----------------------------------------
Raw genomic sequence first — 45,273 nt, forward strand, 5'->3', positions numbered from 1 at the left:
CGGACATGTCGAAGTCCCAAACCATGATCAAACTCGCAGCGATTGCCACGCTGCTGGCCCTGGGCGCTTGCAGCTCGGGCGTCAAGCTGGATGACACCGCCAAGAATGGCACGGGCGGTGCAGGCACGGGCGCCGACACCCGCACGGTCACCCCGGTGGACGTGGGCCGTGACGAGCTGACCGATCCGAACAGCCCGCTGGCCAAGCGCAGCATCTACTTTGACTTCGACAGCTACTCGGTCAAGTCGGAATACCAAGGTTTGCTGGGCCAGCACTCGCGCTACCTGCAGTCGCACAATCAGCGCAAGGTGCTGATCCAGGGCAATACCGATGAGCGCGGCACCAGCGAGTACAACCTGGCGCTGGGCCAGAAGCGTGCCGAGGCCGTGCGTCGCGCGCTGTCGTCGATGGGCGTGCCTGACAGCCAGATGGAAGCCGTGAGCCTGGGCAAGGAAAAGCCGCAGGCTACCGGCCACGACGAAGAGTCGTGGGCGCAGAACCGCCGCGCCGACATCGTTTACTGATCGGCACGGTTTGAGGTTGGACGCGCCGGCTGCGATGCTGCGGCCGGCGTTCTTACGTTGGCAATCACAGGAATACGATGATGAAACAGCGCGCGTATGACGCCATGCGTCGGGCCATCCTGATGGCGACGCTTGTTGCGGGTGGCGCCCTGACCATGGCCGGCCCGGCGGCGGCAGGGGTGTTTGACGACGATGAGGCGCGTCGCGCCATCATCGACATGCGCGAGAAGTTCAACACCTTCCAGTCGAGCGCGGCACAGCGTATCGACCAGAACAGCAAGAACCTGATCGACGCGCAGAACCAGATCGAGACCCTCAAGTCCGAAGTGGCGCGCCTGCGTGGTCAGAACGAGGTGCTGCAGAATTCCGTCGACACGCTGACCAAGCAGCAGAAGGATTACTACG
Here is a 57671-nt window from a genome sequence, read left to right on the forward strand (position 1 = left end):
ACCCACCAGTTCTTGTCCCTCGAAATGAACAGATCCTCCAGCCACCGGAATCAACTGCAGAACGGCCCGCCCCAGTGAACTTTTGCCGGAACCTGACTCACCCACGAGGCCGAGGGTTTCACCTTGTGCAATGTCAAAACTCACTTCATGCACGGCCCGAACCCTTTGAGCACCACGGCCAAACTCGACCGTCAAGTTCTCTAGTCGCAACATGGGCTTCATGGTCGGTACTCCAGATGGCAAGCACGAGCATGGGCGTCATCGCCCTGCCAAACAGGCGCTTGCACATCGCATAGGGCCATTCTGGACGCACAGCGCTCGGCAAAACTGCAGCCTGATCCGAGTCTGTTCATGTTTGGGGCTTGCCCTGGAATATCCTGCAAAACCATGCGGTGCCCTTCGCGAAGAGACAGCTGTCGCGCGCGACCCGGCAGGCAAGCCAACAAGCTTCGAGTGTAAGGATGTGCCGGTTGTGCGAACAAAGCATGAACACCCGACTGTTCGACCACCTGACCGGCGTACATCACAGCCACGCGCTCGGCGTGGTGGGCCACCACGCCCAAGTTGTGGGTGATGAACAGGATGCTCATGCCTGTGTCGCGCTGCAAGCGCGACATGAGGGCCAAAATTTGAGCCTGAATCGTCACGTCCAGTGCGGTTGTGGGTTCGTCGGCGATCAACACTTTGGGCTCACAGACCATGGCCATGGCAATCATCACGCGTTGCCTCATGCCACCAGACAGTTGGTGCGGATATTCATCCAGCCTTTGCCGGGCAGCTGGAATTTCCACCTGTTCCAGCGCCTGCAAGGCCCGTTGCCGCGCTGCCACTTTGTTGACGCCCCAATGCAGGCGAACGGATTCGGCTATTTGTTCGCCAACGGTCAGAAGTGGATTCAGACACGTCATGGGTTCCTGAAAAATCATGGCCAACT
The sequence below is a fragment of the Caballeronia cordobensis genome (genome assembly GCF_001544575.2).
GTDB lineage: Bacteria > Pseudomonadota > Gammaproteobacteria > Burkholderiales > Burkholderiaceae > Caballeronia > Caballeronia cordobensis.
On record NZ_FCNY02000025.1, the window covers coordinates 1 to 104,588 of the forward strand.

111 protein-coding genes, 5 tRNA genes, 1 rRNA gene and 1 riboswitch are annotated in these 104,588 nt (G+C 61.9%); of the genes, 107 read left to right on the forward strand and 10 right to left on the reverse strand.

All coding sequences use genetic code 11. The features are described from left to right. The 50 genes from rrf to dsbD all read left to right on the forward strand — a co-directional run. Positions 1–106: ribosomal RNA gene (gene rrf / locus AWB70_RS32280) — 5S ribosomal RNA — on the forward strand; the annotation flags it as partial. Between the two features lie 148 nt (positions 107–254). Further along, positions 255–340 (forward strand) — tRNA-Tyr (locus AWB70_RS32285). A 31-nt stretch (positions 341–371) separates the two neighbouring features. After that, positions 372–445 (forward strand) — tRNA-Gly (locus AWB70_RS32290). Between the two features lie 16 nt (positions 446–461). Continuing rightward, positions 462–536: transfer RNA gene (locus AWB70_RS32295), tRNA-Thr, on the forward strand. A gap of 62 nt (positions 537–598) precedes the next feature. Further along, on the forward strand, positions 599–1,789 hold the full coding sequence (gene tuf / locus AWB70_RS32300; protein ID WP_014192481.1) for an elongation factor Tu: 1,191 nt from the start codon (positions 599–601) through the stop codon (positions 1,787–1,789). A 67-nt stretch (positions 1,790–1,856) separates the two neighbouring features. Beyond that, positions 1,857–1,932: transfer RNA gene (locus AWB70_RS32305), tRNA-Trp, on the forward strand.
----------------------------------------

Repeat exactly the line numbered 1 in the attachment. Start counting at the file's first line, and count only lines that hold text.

Raw genomic sequence first — 45,273 nt, forward strand, 5'->3', positions numbered from 1 at the left: